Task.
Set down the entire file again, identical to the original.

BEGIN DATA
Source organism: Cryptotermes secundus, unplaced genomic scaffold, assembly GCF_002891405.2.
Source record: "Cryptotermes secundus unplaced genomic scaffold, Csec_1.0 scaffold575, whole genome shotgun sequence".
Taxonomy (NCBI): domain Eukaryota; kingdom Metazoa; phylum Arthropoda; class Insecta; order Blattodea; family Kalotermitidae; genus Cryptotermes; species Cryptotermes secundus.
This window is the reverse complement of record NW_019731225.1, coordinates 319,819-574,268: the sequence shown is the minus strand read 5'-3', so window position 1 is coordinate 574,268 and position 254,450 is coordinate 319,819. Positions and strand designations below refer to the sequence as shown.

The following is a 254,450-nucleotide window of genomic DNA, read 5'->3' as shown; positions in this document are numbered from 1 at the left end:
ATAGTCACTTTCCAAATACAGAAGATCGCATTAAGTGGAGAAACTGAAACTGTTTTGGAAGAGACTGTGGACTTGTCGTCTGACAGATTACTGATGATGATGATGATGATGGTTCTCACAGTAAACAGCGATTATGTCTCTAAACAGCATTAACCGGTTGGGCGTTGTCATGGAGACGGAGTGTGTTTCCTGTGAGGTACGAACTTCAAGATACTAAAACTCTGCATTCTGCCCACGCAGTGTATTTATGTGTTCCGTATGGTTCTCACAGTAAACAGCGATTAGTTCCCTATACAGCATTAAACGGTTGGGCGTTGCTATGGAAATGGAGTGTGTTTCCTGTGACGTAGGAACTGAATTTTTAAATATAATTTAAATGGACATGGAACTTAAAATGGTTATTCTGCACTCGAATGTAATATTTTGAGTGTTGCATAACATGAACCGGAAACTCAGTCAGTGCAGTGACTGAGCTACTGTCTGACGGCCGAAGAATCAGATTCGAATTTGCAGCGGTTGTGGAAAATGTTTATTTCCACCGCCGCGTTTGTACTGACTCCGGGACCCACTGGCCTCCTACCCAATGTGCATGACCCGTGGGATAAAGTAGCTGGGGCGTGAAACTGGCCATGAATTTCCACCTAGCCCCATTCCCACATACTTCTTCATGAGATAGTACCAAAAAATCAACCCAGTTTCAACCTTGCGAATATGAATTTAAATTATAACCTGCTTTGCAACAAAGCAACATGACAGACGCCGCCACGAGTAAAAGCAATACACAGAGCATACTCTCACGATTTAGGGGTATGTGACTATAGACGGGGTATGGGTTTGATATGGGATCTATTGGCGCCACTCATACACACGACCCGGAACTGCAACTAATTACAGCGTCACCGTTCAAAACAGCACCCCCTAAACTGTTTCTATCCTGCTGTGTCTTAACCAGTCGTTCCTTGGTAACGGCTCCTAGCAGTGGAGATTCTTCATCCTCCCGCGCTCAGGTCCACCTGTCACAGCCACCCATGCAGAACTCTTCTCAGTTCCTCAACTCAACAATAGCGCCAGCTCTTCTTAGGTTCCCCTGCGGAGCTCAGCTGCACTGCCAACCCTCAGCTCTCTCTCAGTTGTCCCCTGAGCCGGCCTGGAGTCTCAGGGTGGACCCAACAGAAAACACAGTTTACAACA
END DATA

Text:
Source organism: Cryptotermes secundus, unplaced genomic scaffold, assembly GCF_002891405.2.
Source record: "Cryptotermes secundus unplaced genomic scaffold, Csec_1.0 scaffold575, whole genome shotgun sequence".
Taxonomy (NCBI): domain Eukaryota; kingdom Metazoa; phylum Arthropoda; class Insecta; order Blattodea; family Kalotermitidae; genus Cryptotermes; species Cryptotermes secundus.
This window is the reverse complement of record NW_019731225.1, coordinates 319,819-574,268: the sequence shown is the minus strand read 5'-3', so window position 1 is coordinate 574,268 and position 254,450 is coordinate 319,819. Positions and strand designations below refer to the sequence as shown.

The following is a 254,450-nucleotide window of genomic DNA, read 5'->3' as shown; positions in this document are numbered from 1 at the left end:
ATAGTCACTTTCCAAATACAGAAGATCGCATTAAGTGGAGAAACTGAAACTGTTTTGGAAGAGACTGTGGACTTGTCGTCTGACAGATTACTGATGATGATGATGATGATGGTTCTCACAGTAAACAGCGATTATGTCTCTAAACAGCATTAACCGGTTGGGCGTTGTCATGGAGACGGAGTGTGTTTCCTGTGAGGTACGAACTTCAAGATACTAAAACTCTGCATTCTGCCCACGCAGTGTATTTATGTGTTCCGTATGGTTCTCACAGTAAACAGCGATTAGTTCCCTATACAGCATTAAACGGTTGGGCGTTGCTATGGAAATGGAGTGTGTTTCCTGTGACGTAGGAACTGAATTTTTAAATATAATTTAAATGGACATGGAACTTAAAATGGTTATTCTGCACTCGAATGTAATATTTTGAGTGTTGCATAACATGAACCGGAAACTCAGTCAGTGCAGTGACTGAGCTACTGTCTGACGGCCGAAGAATCAGATTCGAATTTGCAGCGGTTGTGGAAAATGTTTATTTCCACCGCCGCGTTTGTACTGACTCCGGGACCCACTGGCCTCCTACCCAATGTGCATGACCCGTGGGATAAAGTAGCTGGGGCGTGAAACTGGCCATGAATTTCCACCTAGCCCCATTCCCACATACTTCTTCATGAGATAGTACCAAAAAATCAACCCAGTTTCAACCTTGCGAATATGAATTTAAATTATAACCTGCTTTGCAACAAAGCAACATGACAGACGCCGCCACGAGTAAAAGCAATACACAGAGCATACTCTCACGATTTAGGGGTATGTGACTATAGACGGGGTATGGGTTTGATATGGGATCTATTGGCGCCACTCATACACACGACCCGGAACTGCAACTAATTACAGCGTCACCGTTCAAAACAGCACCCCCTAAACTGTTTCTATCCTGCTGTGTCTTAACCAGTCGTTCCTTGGTAACGGCTCCTAGCAGTGGAGATTCTTCATCCTCCCGCGCTCAGGTCCACCTGTCACAGCCACCCATGCAGAACTCTTCTCAGTTCCTCAACTCAACAATAGCGCCAGCTCTTCTTAGGTTCCCCTGCGGAGCTCAGCTGCACTGCCAACCCTCAGCTCTCTCTCAGTTGTCCCCTGAGCCGGCCTGGAGTCTCAGGGTGGACCCAACAGAAAACACAGTTTACAACA